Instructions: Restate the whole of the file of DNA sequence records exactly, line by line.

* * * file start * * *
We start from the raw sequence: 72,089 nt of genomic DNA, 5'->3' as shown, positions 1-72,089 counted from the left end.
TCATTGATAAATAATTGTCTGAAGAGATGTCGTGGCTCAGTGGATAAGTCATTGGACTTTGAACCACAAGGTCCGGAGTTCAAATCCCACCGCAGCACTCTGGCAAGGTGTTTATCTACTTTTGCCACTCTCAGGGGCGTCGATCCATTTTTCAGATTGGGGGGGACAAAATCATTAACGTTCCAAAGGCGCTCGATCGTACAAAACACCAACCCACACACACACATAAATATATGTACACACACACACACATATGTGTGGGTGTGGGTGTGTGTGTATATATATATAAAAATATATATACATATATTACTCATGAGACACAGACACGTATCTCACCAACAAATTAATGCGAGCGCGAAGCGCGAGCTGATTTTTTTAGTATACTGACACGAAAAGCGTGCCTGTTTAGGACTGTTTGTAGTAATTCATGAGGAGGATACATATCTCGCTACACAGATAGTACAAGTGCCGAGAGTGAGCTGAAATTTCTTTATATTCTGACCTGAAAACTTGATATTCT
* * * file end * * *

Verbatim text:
We start from the raw sequence: 72,089 nt of genomic DNA, 5'->3' as shown, positions 1-72,089 counted from the left end.
TCATTGATAAATAATTGTCTGAAGAGATGTCGTGGCTCAGTGGATAAGTCATTGGACTTTGAACCACAAGGTCCGGAGTTCAAATCCCACCGCAGCACTCTGGCAAGGTGTTTATCTACTTTTGCCACTCTCAGGGGCGTCGATCCATTTTTCAGATTGGGGGGGACAAAATCATTAACGTTCCAAAGGCGCTCGATCGTACAAAACACCAACCCACACACACACATAAATATATGTACACACACACACACATATGTGTGGGTGTGGGTGTGTGTGTATATATATATAAAAATATATATACATATATTACTCATGAGACACAGACACGTATCTCACCAACAAATTAATGCGAGCGCGAAGCGCGAGCTGATTTTTTTAGTATACTGACACGAAAAGCGTGCCTGTTTAGGACTGTTTGTAGTAATTCATGAGGAGGATACATATCTCGCTACACAGATAGTACAAGTGCCGAGAGTGAGCTGAAATTTCTTTATATTCTGACCTGAAAACTTGATATTCT